2effort to mislead the court and confuse KRICHEVSKY. In the instant motion to compelKRICHEVSKY stated in ¶¶ 4 and 5:
Above-mentioned discovery requests, are relevant to my motion to disqualifyLorna LaMotte, Exhibit B. Additionally, I am working on my motion for sanctionsdue to bad faith, dilatory litigation and baseless denials of facts in my 1
amended complaints, which she will be a party.Lorna LaMotte replied by objection to the request for admission addressed personally to her, Exhibit C. Her objection is that even though she is a party to mymotion to disqualify her, she is not a party to the action. These discovery requestswere served together with the motions to disqualify and for default judgment.
Accordingly, this objection is baseless.”
Her baseless position that she does not have to answer the request for admission andinterrogatories addressed and related to the motion to disqualify because she is not a party tothe bankruptcy proceedings. In ¶ 7 of her affirmation in opposition she states:
to state in his application that
I acknowledged being a party tohis motion to disqualify.
I made no such admission or reference to his motion todisqualify in my objection to the within request. I maintain that I am not a party tothis action.
I am the subject of his motion to disqualify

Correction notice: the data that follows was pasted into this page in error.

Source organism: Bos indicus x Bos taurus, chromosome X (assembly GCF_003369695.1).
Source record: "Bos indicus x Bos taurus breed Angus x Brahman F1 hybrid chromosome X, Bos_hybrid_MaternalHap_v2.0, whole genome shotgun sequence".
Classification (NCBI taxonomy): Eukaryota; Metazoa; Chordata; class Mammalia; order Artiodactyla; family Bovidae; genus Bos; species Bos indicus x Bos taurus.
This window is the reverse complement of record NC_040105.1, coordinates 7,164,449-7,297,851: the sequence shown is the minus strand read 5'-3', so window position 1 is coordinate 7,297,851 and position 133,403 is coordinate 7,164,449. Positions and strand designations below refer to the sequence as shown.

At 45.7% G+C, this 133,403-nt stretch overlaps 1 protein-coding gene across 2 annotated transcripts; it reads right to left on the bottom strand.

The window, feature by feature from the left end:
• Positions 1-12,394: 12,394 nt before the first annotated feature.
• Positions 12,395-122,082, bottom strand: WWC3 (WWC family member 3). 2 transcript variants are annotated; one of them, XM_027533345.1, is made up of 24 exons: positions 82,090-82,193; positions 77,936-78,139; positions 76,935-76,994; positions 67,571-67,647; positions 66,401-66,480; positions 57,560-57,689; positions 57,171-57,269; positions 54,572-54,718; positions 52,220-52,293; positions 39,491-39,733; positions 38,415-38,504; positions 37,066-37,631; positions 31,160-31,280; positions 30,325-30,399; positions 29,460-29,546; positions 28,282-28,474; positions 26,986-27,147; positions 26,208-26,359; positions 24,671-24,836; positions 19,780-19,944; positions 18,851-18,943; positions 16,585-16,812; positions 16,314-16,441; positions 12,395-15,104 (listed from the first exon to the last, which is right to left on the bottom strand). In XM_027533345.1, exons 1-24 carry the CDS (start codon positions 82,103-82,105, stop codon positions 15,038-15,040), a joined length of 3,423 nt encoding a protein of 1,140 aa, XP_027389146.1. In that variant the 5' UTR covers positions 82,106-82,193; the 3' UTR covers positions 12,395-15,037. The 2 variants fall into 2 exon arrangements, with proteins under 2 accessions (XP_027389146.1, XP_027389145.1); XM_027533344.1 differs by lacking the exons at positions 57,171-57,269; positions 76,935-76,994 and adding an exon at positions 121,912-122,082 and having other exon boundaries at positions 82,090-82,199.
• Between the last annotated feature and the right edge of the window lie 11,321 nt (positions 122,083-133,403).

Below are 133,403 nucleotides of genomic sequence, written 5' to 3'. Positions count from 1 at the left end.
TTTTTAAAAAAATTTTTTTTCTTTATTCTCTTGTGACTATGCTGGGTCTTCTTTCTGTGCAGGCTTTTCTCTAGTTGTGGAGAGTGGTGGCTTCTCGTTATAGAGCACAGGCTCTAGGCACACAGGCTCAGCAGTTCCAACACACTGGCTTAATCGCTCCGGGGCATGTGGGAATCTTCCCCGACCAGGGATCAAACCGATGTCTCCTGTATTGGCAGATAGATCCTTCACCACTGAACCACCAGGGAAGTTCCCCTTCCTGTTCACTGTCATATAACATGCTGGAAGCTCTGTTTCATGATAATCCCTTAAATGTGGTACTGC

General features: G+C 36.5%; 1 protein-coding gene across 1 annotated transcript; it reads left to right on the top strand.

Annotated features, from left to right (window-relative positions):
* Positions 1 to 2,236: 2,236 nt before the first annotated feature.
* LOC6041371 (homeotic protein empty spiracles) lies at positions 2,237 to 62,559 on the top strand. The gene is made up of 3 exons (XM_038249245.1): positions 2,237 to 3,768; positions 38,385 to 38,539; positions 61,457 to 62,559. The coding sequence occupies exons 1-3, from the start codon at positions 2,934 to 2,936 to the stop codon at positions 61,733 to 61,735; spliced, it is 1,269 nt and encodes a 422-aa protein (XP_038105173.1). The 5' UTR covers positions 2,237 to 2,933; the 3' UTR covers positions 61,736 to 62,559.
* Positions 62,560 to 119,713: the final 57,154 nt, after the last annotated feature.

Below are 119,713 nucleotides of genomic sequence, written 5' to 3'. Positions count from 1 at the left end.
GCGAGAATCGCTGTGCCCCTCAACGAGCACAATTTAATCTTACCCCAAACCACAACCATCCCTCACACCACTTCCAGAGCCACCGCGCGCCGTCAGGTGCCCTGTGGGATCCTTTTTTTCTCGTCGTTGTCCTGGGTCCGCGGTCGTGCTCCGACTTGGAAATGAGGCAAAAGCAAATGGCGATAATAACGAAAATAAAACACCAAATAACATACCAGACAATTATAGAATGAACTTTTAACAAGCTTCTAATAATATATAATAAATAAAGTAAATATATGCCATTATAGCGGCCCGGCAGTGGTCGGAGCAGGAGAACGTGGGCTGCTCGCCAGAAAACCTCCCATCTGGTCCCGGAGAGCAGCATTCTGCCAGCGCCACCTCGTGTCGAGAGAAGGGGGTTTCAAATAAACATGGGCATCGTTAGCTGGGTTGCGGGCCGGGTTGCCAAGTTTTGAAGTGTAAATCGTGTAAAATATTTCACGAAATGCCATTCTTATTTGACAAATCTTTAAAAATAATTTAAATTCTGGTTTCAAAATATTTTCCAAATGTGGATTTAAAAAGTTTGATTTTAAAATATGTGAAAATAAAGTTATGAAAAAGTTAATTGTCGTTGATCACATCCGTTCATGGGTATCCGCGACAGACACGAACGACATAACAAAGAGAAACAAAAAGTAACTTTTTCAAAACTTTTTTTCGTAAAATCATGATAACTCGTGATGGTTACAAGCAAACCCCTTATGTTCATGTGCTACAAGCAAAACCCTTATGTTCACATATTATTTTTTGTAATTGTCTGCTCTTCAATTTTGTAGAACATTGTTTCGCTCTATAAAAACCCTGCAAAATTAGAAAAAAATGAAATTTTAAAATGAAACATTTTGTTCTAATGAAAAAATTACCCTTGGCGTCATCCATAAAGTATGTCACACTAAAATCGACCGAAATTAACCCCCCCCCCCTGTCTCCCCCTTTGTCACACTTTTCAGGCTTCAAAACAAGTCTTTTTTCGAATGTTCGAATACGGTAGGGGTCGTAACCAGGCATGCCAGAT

but that does not make me
a party to the action.”
This is a bad faith, frivolous argument. The fact that Ms. LaMotte is not the named defendantin this lawsuit is irrelevant in relation to a motion to disqualify. Motion to disqualify Ms.LaMotte was personally served on her and she was the
in the motion. She doesnot have to admit that she is a party
it presumed by issue to be decided. Motion to disqualifyis an action by itself. Motions to disqualify
do not have “SUBJECTS” that must be disqualified
(unless Ms. LaMotte changed her name and now calls herself SUBJECT)
attorneys aredisqualified as parties to the motion. Ms. LaMotte appeared by answering the motion in formof Affirmation In Opposition To Motion To Disqualify Lorna LaMotte, Esq., exhibit A. Thisact in itself
an admission that she is a party and gives jurisdiction to the court. By contrast,